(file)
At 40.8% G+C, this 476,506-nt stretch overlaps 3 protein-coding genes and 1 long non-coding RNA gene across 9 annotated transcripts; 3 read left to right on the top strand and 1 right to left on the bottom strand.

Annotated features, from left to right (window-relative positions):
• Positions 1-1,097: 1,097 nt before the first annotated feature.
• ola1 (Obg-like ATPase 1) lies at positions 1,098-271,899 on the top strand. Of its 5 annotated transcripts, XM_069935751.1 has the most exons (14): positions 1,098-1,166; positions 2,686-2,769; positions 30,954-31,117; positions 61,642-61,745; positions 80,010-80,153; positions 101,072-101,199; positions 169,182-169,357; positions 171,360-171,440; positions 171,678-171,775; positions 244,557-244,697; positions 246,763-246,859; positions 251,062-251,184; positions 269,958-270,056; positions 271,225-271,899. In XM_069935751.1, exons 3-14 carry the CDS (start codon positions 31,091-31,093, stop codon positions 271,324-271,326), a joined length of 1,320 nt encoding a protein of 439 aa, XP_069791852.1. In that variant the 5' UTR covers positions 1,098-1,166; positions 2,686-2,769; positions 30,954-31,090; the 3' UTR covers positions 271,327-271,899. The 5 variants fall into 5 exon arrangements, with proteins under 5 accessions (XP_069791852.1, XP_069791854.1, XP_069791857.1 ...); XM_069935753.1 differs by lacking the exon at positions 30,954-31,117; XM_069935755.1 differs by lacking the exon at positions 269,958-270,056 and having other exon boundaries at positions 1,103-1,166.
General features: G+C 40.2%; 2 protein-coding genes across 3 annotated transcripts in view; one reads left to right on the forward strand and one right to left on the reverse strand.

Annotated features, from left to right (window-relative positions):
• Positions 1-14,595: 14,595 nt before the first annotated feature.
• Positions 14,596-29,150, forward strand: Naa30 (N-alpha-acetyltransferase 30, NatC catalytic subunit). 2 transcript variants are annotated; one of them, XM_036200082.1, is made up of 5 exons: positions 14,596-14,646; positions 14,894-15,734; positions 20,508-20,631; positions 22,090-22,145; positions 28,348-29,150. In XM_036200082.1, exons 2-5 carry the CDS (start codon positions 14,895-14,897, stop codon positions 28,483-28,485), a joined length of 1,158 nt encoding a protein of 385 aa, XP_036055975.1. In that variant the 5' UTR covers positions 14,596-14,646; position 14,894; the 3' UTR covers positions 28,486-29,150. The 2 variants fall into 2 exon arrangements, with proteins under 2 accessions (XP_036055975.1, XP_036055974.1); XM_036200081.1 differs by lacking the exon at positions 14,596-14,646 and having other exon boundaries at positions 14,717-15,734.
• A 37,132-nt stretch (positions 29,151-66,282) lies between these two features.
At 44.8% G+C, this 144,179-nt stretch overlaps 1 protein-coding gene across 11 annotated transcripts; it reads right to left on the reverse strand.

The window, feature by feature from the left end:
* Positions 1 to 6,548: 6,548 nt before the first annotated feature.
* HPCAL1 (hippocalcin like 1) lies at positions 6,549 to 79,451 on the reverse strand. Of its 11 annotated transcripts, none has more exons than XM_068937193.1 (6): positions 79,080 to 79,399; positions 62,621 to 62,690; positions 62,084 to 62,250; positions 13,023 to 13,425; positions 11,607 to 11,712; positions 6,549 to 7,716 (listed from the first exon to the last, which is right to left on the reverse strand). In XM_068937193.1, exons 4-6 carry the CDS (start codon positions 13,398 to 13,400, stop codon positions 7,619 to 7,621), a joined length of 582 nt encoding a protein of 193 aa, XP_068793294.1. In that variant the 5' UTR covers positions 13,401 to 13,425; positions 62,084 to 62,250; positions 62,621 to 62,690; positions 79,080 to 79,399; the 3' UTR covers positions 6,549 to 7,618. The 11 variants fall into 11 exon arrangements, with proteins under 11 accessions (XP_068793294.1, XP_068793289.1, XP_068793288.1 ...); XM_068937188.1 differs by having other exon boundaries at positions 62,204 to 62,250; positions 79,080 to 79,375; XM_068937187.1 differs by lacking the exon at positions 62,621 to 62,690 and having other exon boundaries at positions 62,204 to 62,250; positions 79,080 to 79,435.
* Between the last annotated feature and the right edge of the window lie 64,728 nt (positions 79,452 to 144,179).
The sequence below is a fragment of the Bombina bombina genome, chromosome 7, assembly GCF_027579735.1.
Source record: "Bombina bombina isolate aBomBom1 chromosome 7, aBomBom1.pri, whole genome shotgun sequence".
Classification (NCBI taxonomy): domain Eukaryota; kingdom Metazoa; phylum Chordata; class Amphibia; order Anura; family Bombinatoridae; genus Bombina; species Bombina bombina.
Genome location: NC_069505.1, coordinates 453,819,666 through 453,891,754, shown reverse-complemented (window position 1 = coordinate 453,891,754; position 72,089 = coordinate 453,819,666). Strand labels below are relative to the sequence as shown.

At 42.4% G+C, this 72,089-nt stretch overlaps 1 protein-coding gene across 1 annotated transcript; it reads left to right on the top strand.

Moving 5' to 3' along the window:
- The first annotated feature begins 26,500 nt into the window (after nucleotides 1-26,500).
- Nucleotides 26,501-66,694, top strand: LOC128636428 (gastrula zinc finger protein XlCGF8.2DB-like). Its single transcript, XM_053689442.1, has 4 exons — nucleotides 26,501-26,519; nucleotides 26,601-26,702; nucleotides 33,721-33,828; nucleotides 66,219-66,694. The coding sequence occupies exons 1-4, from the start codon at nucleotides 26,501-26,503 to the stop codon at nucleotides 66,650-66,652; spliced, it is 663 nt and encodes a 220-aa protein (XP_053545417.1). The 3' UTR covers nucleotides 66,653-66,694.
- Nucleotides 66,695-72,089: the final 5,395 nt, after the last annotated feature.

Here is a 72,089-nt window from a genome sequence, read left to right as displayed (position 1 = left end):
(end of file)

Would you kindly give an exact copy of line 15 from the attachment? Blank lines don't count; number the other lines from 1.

The sequence below is a fragment of the Bombina bombina genome, chromosome 7, assembly GCF_027579735.1.